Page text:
In a significant development, former Satyam Computer CFO Vadlamani Srinivas has told representatives of the Institute of Chartered Accountants of India (ICAI) â€” the apex regulatory body for chartered accountants in India â€” that auditors S Gopalakrishnan and Talluri Srinivas of audit firm Price Waterhouse had no role to play in the fraud, as they were given forged documents by the company management.
Mr Srinivas admitted that the fraud at the software company, which rocked the Indian corporate world, was entirely perpetrated by former chairman B Ramalinga Raju, with the active involvement of the CFO (Mr Srinivas himself), the company’s managing director B Rama Raju and cost accountant G Ramakrishna.
Mr Srinivas was interrogated on Sunday by a committee set up by the ICAI at Hyderabad’s Chanchalguda jail. “We heard his (Mr Srinivas’) admission today (Sunday) and we also spoke to the auditors. The high-powered committee will continue with its investigation and come out with its report later,” ICAI president Uttam Prakash Agarwal told ET after interrogating the former CFO and the two auditors.
Audit firm Price Waterhouse and the two auditors had been pulled up due to their alleged complicity in the Rs 7,000-crore fraud, ever since disgraced Satyam founder B Ramalinga Raju admitted on January 7 that accounts at his company had been falsified. When contacted, a Price Waterhouse spokesperson declined to comment.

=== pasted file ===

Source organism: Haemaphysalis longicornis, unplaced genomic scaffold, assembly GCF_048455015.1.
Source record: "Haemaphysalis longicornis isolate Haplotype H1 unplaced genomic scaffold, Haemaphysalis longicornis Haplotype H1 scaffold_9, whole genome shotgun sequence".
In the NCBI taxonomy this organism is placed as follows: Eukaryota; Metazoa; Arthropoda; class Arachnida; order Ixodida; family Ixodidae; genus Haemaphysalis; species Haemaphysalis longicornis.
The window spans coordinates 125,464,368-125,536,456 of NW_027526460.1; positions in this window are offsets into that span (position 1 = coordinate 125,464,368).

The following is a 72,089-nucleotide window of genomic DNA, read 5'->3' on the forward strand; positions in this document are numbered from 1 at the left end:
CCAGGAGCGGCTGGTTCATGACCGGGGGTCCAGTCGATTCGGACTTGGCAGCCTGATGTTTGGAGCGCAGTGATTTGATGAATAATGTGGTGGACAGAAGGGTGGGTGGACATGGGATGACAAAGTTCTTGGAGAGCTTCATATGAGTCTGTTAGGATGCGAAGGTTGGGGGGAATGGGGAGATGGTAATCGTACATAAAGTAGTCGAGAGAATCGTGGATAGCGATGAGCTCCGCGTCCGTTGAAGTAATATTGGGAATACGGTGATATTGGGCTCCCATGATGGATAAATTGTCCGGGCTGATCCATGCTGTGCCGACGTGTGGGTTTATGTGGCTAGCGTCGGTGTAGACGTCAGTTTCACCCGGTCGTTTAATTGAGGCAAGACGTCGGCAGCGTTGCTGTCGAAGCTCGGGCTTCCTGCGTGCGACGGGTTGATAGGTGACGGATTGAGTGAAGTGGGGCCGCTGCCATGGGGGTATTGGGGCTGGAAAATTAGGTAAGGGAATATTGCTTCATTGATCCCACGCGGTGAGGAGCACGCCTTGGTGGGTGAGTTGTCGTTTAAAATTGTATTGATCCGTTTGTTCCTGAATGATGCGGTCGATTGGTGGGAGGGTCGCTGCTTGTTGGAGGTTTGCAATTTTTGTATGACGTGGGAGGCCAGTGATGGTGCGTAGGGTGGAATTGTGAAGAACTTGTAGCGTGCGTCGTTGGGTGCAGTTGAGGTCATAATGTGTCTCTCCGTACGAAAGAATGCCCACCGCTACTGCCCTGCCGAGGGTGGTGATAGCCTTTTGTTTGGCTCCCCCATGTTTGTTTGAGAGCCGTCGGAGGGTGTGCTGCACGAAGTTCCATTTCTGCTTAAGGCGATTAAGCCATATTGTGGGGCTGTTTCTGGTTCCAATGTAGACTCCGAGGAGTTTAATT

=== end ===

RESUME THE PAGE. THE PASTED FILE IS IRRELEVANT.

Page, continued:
The fraud at Satyam turned the spotlight on auditors and has now made the audit process in India Inc more stringent, with existing auditors of various companies delaying the finalisation of accounts in order to verify all statements given by managements. ICAI was given permission by the Andhra Pradesh High Court to question Mr Srinivas and the two auditors.
The ICAI president said the auditors were questioned mainly on accounting and auditing aspects and to check whether they followed the right methods of accounting.
According to Mr Srinivas, the accounts were allegedly tampered by the chairman and the managing director, along with cost accountant G Ramakrishna. “I regret the whole affair. I was just following the orders of my master,” Mr Srinivas is believed to have told the ICAI committee, which also consisted of ICAI central council member Shantilal Daga.
“I twice offered to resign, but was asked to stay back by the chairman, as it would have affected the interests of the over 54,000 employees,” Mr Srinivas added.
According to the CFO, sales invoices and bank statements were falsified, and interactions between Satyam auditors and the company’s banks were limited, as the correspondence was routed through the chairman and the MD.
“Mr Ramakrishna implemented the fraud under the direction of the chairman himself,” Mr Srinivas is reported to have said in his admission to the ICAI members.
The Central Bureau of Investigation (CBI), which is currently spearheading the investigations into the Satyam fraud case, jointly with Sebi and the Serious Fraud Investigation Office. CBI had recently said it was planning to file the first chargesheet on April 9. It also said B Ramalinga Raju and his brother B Rama Raju were not co-operating in the investigations, and that the agency was planning to put them through a lie-detector test.
The fraud came as a surprise to the entire corporate world, as Satyam Computer is an SEC-registered company. The accounting fraud, reportedly spread over five years, escaped the attention of SOX committees (panels that oversee the implementation of the Sarbanes-Oxley norms), Sebi, the stock exchanges and most regulatory agencies.